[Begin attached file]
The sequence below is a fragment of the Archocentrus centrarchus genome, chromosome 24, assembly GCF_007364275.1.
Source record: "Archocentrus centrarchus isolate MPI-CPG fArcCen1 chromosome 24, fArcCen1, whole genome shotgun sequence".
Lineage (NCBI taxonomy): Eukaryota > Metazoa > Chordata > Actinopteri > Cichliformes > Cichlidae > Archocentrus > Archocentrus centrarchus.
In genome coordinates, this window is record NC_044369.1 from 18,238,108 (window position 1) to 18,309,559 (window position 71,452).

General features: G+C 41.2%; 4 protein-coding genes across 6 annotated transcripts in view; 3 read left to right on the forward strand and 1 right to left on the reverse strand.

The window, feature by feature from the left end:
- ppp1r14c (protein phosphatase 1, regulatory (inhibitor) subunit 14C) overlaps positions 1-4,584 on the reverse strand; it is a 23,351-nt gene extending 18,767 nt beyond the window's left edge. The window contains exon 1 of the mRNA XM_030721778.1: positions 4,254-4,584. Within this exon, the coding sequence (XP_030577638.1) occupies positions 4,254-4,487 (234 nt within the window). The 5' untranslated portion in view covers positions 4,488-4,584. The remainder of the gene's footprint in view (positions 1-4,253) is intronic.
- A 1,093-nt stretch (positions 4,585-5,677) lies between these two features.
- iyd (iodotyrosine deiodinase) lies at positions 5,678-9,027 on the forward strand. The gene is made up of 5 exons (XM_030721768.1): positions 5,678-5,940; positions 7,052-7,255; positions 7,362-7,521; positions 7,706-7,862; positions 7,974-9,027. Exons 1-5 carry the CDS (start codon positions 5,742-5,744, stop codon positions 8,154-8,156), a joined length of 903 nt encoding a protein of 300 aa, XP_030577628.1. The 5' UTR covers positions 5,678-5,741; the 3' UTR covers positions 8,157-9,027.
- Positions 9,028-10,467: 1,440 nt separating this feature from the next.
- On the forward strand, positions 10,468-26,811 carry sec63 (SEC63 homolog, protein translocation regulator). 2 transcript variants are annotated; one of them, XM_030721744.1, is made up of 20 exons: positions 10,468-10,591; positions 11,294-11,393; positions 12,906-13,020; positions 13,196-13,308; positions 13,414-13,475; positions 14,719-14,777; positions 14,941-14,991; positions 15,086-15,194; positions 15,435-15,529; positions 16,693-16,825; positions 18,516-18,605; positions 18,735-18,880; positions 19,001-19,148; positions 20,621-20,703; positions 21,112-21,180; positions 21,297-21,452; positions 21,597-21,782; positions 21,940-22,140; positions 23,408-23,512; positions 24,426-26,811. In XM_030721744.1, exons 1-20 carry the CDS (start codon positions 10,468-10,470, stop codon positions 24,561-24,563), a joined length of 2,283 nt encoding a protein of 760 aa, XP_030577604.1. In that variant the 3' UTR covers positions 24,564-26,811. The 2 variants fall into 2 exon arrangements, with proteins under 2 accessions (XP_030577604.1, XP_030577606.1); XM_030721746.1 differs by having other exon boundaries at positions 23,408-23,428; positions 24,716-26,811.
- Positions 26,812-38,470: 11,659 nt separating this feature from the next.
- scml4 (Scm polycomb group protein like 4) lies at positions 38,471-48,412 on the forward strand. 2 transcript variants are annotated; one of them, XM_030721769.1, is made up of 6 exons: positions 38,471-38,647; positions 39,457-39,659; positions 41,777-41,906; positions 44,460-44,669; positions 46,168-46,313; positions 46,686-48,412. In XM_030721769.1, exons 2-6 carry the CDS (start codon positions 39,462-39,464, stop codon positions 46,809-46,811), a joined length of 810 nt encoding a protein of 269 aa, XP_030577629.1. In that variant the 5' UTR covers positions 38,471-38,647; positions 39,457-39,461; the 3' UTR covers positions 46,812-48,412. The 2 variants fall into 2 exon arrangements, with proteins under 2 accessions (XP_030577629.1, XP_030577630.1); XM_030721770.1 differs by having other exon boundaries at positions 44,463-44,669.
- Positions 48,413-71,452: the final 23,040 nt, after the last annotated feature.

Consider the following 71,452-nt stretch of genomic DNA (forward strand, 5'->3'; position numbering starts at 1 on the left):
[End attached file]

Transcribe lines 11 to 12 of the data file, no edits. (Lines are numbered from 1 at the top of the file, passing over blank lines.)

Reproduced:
- On the forward strand, positions 10,468-26,811 carry sec63 (SEC63 homolog, protein translocation regulator). 2 transcript variants are annotated; one of them, XM_030721744.1, is made up of 20 exons: positions 10,468-10,591; positions 11,294-11,393; positions 12,906-13,020; positions 13,196-13,308; positions 13,414-13,475; positions 14,719-14,777; positions 14,941-14,991; positions 15,086-15,194; positions 15,435-15,529; positions 16,693-16,825; positions 18,516-18,605; positions 18,735-18,880; positions 19,001-19,148; positions 20,621-20,703; positions 21,112-21,180; positions 21,297-21,452; positions 21,597-21,782; positions 21,940-22,140; positions 23,408-23,512; positions 24,426-26,811. In XM_030721744.1, exons 1-20 carry the CDS (start codon positions 10,468-10,470, stop codon positions 24,561-24,563), a joined length of 2,283 nt encoding a protein of 760 aa, XP_030577604.1. In that variant the 3' UTR covers positions 24,564-26,811. The 2 variants fall into 2 exon arrangements, with proteins under 2 accessions (XP_030577604.1, XP_030577606.1); XM_030721746.1 differs by having other exon boundaries at positions 23,408-23,428; positions 24,716-26,811.
- Positions 26,812-38,470: 11,659 nt separating this feature from the next.